Chief Joseph & The Flight Of The Nez Perce: The Untold Story of an American Tragedy

Paperback | October 10, 2006

byKent Nerburn

not yet rated|write a review

Hidden in the shadow cast by the great western expeditions of Lewis and Clark lies another journey every bit as poignant, every bit as dramatic, and every bit as essential to an understanding of who we are as a nation -- the 1,800-mile journey made by Chief Joseph and eight hundred Nez Perce men, women, and children from their homelands in what is now eastern Oregon through the most difficult, mountainous country in western America to the high, wintry plains of Montana. There, only forty miles from the Canadian border and freedom, Chief Joseph, convinced that the wounded and elders could go no farther, walked across the snowy battlefield, handed his rifle to the U.S. military commander who had been pursuing them, and spoke his now-famous words, "From where the sun now stands, I will fight no more forever."

The story has been told many times, but never before in its entirety or with such narrative richness. Drawing on four years of research, interviews, and 20,000 miles of travel, Nerburn takes us beyond the surrender to the captives' unlikely welcome in Bismarck, North Dakota, their tragic eight-year exile in Indian Territory, and their ultimate return to the Northwest. Nerburn reveals the true, complex character of Joseph, showing how the man was transformed into a myth by a public hungry for an image of the noble Indian and how Joseph exploited the myth in order to achieve his single goal of returning his people to their homeland.

Chief Joseph & the Flight of the Nez Perce is far more than the story of a man and a people. It is a grand saga of a pivotal time in our nation's history. Its pages are alive with the presence of Lewis and Clark, General William Tecumseh Sherman, General George Armstrong Custer, and Sitting Bull. Its events brush against the California Gold Rush, the Civil War, the great western pioneer migration, and the building of the telegraph and the transcontinental railroad. Once you have read this groundbreaking work, you will never look at Chief Joseph, the American Indian, or our nation's westward journey in the same way again.

Pricing and Purchase Info

$19.10 online
$21.00 list price (save 9%)
In stock online
Ships free on orders over $25

From the Publisher

Hidden in the shadow cast by the great western expeditions of Lewis and Clark lies another journey every bit as poignant, every bit as dramatic, and every bit as essential to an understanding of who we are as a nation -- the 1,800-mile journey made by Chief Joseph and eight hundred Nez Perce men, women, and children from their homeland...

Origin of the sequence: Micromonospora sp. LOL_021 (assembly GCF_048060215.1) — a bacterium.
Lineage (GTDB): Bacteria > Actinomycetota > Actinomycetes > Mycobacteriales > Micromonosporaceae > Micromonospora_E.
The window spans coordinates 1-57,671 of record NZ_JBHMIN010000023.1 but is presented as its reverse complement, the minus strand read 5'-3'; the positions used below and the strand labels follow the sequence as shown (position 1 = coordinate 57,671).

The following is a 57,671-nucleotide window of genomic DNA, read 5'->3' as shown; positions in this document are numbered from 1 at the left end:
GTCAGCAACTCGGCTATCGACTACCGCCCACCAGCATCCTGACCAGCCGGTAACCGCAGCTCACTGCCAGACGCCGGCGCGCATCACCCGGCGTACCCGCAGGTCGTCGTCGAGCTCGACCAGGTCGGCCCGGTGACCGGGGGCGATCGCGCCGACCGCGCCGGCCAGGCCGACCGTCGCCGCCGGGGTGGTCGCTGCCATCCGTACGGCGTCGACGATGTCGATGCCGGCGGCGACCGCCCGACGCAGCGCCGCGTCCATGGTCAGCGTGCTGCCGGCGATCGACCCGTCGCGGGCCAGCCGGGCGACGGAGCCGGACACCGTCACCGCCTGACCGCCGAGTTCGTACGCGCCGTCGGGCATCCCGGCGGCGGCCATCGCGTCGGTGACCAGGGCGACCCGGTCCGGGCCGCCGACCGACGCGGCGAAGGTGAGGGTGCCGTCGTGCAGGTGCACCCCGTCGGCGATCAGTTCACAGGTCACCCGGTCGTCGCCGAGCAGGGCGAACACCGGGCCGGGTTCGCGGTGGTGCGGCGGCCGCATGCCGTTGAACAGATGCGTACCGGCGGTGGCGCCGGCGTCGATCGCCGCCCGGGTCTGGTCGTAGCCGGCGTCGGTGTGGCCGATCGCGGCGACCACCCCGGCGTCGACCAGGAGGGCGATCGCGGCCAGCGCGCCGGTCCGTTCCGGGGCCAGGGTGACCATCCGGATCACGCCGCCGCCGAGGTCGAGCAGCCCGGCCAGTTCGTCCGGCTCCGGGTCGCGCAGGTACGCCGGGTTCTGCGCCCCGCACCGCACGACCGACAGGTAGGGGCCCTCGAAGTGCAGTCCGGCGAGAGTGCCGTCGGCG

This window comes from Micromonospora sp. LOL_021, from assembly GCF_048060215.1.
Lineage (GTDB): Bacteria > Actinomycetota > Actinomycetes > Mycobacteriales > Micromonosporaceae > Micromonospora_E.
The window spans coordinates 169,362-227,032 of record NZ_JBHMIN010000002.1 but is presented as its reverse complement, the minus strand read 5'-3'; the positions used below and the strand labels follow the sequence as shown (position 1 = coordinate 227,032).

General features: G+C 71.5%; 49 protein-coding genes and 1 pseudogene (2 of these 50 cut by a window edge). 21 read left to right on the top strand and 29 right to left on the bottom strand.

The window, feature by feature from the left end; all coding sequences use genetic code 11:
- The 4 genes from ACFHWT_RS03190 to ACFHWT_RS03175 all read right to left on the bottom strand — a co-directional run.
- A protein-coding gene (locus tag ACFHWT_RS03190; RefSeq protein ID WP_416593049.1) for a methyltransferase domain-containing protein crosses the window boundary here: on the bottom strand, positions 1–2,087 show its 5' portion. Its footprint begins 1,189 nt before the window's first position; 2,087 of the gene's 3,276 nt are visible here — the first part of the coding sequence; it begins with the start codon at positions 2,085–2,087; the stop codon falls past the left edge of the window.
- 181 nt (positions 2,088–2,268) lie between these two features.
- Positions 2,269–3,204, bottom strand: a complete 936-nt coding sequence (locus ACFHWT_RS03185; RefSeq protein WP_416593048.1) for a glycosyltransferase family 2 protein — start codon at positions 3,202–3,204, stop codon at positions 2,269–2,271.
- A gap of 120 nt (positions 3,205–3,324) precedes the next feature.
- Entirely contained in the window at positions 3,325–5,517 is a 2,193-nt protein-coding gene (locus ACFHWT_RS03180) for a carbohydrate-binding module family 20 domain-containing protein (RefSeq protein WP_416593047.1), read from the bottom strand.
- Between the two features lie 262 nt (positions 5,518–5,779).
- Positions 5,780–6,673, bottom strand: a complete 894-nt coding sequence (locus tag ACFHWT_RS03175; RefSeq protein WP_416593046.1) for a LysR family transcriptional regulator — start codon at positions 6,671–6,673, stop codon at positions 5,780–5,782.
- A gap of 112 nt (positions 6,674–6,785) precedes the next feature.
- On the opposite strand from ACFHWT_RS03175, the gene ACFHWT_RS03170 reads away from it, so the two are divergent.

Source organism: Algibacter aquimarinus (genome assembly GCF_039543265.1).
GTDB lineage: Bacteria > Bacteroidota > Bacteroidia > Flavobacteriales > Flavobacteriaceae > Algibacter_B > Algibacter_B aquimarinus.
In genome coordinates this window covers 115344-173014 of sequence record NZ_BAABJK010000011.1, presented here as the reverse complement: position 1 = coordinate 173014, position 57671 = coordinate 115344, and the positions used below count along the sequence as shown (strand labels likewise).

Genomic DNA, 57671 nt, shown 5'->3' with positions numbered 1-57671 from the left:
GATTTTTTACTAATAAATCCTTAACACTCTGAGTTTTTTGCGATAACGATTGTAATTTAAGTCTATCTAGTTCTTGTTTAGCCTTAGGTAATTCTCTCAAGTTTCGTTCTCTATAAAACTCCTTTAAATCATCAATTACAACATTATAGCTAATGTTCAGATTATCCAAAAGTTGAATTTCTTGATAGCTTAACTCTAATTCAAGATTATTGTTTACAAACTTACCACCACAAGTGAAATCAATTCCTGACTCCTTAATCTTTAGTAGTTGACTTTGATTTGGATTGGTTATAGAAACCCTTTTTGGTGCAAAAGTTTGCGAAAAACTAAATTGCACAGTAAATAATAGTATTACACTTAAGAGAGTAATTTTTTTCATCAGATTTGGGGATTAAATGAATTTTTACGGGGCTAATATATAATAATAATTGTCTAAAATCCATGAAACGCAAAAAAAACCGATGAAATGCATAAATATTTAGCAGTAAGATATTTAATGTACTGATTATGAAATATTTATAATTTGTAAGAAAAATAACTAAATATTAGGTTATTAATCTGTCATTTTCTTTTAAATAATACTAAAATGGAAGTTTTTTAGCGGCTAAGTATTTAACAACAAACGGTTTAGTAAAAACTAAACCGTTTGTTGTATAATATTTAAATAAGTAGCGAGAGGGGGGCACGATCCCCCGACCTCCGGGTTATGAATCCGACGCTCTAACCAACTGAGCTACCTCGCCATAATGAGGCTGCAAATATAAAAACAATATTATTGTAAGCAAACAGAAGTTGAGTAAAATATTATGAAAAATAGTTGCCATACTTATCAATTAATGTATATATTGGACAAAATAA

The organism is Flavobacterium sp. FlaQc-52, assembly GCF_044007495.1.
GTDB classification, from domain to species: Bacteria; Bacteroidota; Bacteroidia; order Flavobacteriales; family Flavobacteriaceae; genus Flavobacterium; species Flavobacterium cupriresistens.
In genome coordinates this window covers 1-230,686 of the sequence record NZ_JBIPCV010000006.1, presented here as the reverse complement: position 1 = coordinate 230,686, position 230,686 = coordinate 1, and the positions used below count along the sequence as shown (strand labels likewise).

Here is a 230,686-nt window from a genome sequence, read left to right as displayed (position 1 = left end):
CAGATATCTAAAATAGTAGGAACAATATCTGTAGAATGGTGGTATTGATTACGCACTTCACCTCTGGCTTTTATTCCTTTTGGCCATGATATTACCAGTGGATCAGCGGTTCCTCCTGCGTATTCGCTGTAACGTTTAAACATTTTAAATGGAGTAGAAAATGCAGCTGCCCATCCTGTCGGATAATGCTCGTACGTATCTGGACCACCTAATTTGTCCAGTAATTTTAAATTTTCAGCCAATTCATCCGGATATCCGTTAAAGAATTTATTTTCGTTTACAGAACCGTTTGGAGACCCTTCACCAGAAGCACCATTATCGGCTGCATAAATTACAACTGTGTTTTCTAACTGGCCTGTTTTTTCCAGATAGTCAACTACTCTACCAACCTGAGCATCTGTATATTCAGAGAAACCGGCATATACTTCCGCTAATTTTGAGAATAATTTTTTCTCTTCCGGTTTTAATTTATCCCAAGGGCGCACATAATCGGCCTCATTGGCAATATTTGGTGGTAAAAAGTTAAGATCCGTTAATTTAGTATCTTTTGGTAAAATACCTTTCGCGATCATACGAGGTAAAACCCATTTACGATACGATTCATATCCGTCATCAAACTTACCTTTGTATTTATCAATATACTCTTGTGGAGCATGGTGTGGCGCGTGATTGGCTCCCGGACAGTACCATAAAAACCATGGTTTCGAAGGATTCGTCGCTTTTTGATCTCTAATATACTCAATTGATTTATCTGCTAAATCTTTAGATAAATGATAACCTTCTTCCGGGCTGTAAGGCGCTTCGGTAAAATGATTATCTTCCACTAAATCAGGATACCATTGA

Kent Nerburn has been widely praised as one of the few writers who can respectfully bridge the gap between native and nonnative cultures. His bookNeither Wolf nor Dog: On Forgotten Roads with an Indian Elderwon the 1995 Minnesota Book Award.

other books by Kent Nerburn

Neither Wolf nor Dog: On Forgotten Roads With An Indian Elder
Neither Wolf nor Dog: On Forgotten Roads With An Indian...

Paperback|Aug 9 2002

$17.01 online$24.95list price(save 31%)
Voices In The Stones: Life Lessons From The Native Way
Voices In The Stones: Life Lessons From The Native Way

Paperback|Dec 23 2016

$20.86 online$22.95list price(save 9%)
The Wolf At Twilight: An Indian Elder's Journey through a Land Of Ghosts and Shadows
The Wolf At Twilight: An Indian Elder's Journey through...

Paperback|Nov 3 2009

$16.58 online$24.95list price(save 33%)
see all books by Kent Nerburn
Format:PaperbackDimensions:448 pages, 8 × 5.31 × 1.01 inPublished:October 10, 2006Publisher:HarperCollinsLanguage:English

The following ISBNs are associated with this title:

ISBN - 10:0061136085

ISBN - 13:9780061136085

Look for similar items by category:

Customer Reviews of Chief Joseph & The Flight Of The Nez Perce: The Untold Story of an American Tragedy

Reviews

Extra Content

Editorial Reviews

“Nerburn seems to have found the real story of Chief Joseph rather than rehashing the iconic status…”